Visual feedback is basically an interactive tool to make the user feel more in control. Nick Babich, describes this idea well when he says visual feedback “acknowledges that the app has received a user’s action” and “communicates the results of interaction, making it both visible and understandable.”
This could be as simple as a button reacting to a click, or as sophisticated as a an entire visual scene swiping in as the user scrolls.
Given the breadth of resources available for today’s designers and developers, there's really no excuse for creating interactive elements without visual feedback. In many ways, that's what separates intuitive modern design from the lifeless, static pages of the 90s we all love to lampoon.
Making Motion More than a Gimmick
Maybe your aim isn’t to send people screaming out of a theater, but you still want your designs to be impactful. Even following Willenskomer’s four (very abstruse) principles, it’s still possible to turn out a poor product.
To distill things down to a more tactical level, here are three best practices that will help you create winning designs with motion:
1. Bake it in at the prototype stage
Just because you’re adding a temporal dimension to your project doesn’t mean the work should happen in a silo, outside of a tried and true prototyping process.
As we’ve suggested in the past, working with clickable prototypes as early as possible can save you from unnecessary re-work in the long run. Whether you’re pitching investors, showing a demo to a product manager, or running usability tests, any animations you want to incorporate should be part of the picture.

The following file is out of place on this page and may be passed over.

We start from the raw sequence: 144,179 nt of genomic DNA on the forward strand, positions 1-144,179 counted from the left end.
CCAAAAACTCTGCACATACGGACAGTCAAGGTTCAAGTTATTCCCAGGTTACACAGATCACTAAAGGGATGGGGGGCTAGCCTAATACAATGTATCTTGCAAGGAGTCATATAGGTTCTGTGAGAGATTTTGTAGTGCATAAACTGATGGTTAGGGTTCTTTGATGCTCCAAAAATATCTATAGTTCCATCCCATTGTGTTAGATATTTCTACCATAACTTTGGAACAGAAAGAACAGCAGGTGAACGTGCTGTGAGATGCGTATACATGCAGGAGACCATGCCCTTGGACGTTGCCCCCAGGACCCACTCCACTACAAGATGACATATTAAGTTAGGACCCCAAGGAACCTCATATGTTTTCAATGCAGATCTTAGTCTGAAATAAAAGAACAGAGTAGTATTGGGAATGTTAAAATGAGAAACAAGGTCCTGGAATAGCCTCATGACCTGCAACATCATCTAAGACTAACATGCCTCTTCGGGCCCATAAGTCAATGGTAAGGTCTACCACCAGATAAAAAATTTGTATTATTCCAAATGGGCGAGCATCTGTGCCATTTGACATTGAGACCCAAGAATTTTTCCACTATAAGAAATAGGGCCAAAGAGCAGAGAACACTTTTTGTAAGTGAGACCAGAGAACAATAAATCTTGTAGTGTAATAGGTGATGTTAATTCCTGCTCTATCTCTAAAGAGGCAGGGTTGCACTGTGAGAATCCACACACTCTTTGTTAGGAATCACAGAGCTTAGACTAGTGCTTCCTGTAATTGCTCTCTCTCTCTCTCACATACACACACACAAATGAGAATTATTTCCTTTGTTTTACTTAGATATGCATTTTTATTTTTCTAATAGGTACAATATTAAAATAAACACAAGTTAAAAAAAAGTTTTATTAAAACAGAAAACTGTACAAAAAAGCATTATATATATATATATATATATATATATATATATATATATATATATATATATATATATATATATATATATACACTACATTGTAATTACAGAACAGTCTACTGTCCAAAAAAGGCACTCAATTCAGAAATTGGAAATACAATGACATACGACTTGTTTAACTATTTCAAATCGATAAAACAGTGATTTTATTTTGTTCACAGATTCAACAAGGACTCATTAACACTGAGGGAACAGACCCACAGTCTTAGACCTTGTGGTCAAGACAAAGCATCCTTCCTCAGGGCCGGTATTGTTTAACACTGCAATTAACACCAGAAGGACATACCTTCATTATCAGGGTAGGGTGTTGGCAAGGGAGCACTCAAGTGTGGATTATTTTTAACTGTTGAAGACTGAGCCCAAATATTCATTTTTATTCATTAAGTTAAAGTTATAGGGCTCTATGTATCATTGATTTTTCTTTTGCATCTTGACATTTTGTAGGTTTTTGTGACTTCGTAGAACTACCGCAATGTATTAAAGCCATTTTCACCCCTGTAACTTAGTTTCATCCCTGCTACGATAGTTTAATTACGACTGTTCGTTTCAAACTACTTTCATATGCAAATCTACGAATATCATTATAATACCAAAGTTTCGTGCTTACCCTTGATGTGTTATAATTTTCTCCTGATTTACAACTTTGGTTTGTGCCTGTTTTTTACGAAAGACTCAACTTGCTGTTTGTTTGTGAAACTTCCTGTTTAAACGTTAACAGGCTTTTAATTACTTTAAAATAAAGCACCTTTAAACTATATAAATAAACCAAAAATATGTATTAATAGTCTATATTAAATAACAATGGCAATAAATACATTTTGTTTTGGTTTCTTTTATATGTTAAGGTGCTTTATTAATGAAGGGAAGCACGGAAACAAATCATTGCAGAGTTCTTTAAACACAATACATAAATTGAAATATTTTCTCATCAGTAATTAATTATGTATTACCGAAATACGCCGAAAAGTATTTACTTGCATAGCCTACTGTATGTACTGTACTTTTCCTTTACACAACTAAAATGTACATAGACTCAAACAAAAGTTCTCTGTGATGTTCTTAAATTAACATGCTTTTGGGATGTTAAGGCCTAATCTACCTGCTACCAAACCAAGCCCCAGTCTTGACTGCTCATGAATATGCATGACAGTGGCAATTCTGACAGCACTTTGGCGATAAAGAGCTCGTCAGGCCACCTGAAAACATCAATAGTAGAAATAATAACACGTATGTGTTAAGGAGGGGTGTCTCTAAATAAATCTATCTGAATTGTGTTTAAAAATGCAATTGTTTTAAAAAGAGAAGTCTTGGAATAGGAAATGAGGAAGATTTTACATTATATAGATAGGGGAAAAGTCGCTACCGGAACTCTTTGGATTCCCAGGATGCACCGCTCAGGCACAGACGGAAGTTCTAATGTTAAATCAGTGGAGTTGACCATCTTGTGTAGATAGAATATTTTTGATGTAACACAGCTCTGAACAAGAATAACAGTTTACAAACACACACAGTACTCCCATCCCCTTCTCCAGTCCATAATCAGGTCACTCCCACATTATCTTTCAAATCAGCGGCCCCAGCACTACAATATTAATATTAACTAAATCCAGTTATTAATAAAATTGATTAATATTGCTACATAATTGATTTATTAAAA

2. Obsess over timing
Because timing is everything. Animations that are too fast, too slow, or disjointed will create cognitive dissonance. The user will suddenly become aware that they are waiting for something to load or that they are merely a spectator to a half-baked performance.
The animation principle of “easing” should be worked into the fabric of every animation your app or UI employs. Disney calls this “slow in slow out.” Think about a car accelerating — you don't leap from zero to 60 mph instantaneously. No one would want to drive that car. But you also don't take 5 minutes to go from 0 to 60.
In this example, you can see how the navigation between frames is gentle at the beginning and end, but faster in the middle (vs. linearly sliding between scenes). SOURCE: https://www.behance.net/gallery/67817393/20-Excellent-UIUX-Design-Animation-Examples
3. Make it invisible
There are ways to render animation that draw more attention to the animation itself then to the decision you want them to make or the information you want them to retain.
On the other hand, if you're doing it right, the user will barely notice.
That doesn't necessarily mean your animations have to be imperceptible, but it does call for subtlety. And the measure of subtlety, again, is the distance between expectation and experience.
If the motion you employ does not perfectly align with the user's expectation for how something should behave, the spell will be broken, and the user will feel less connected to your product.
There are a thousand different schools of thought from UX leaders about the core doctrine of animation. It's easy to get tangled up in theory by trying to honor all of these different rules but still design a poor experience.
At the end of the day, just ask a couple simple questions about what you’re building. Does it feel natural? Does it add value to the user experience, and what is that value?